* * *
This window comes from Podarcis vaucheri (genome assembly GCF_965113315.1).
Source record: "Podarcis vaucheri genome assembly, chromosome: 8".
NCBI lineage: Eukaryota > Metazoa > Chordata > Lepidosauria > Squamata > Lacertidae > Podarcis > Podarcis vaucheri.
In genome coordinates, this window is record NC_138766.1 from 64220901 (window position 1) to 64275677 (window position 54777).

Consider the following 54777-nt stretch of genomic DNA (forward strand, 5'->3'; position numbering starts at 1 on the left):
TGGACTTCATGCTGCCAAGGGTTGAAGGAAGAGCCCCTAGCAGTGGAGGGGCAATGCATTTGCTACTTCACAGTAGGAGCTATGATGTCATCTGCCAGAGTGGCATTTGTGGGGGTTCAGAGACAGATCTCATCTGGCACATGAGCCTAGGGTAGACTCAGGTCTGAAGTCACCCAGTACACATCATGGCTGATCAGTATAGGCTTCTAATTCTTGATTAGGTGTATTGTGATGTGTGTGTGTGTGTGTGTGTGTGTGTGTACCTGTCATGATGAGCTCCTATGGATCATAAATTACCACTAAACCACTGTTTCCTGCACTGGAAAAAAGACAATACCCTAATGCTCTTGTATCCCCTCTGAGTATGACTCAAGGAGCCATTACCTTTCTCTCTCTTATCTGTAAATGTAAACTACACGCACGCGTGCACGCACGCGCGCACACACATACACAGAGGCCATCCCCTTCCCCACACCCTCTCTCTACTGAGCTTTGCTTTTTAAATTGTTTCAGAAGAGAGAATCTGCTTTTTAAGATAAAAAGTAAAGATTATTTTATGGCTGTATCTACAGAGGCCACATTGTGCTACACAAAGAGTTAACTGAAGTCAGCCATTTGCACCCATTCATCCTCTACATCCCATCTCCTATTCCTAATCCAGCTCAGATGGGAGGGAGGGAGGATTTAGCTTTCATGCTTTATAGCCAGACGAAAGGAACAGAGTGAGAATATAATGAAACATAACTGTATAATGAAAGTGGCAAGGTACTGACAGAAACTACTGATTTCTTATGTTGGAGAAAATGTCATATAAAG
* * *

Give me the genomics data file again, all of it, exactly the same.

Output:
This window comes from Podarcis vaucheri (genome assembly GCF_965113315.1).
Source record: "Podarcis vaucheri genome assembly, chromosome: 8".
NCBI lineage: Eukaryota > Metazoa > Chordata > Lepidosauria > Squamata > Lacertidae > Podarcis > Podarcis vaucheri.
In genome coordinates, this window is record NC_138766.1 from 64220901 (window position 1) to 64275677 (window position 54777).

Consider the following 54777-nt stretch of genomic DNA (forward strand, 5'->3'; position numbering starts at 1 on the left):
TGGACTTCATGCTGCCAAGGGTTGAAGGAAGAGCCCCTAGCAGTGGAGGGGCAATGCATTTGCTACTTCACAGTAGGAGCTATGATGTCATCTGCCAGAGTGGCATTTGTGGGGGTTCAGAGACAGATCTCATCTGGCACATGAGCCTAGGGTAGACTCAGGTCTGAAGTCACCCAGTACACATCATGGCTGATCAGTATAGGCTTCTAATTCTTGATTAGGTGTATTGTGATGTGTGTGTGTGTGTGTGTGTGTGTGTGTACCTGTCATGATGAGCTCCTATGGATCATAAATTACCACTAAACCACTGTTTCCTGCACTGGAAAAAAGACAATACCCTAATGCTCTTGTATCCCCTCTGAGTATGACTCAAGGAGCCATTACCTTTCTCTCTCTTATCTGTAAATGTAAACTACACGCACGCGTGCACGCACGCGCGCACACACATACACAGAGGCCATCCCCTTCCCCACACCCTCTCTCTACTGAGCTTTGCTTTTTAAATTGTTTCAGAAGAGAGAATCTGCTTTTTAAGATAAAAAGTAAAGATTATTTTATGGCTGTATCTACAGAGGCCACATTGTGCTACACAAAGAGTTAACTGAAGTCAGCCATTTGCACCCATTCATCCTCTACATCCCATCTCCTATTCCTAATCCAGCTCAGATGGGAGGGAGGGAGGATTTAGCTTTCATGCTTTATAGCCAGACGAAAGGAACAGAGTGAGAATATAATGAAACATAACTGTATAATGAAAGTGGCAAGGTACTGACAGAAACTACTGATTTCTTATGTTGGAGAAAATGTCATATAAAG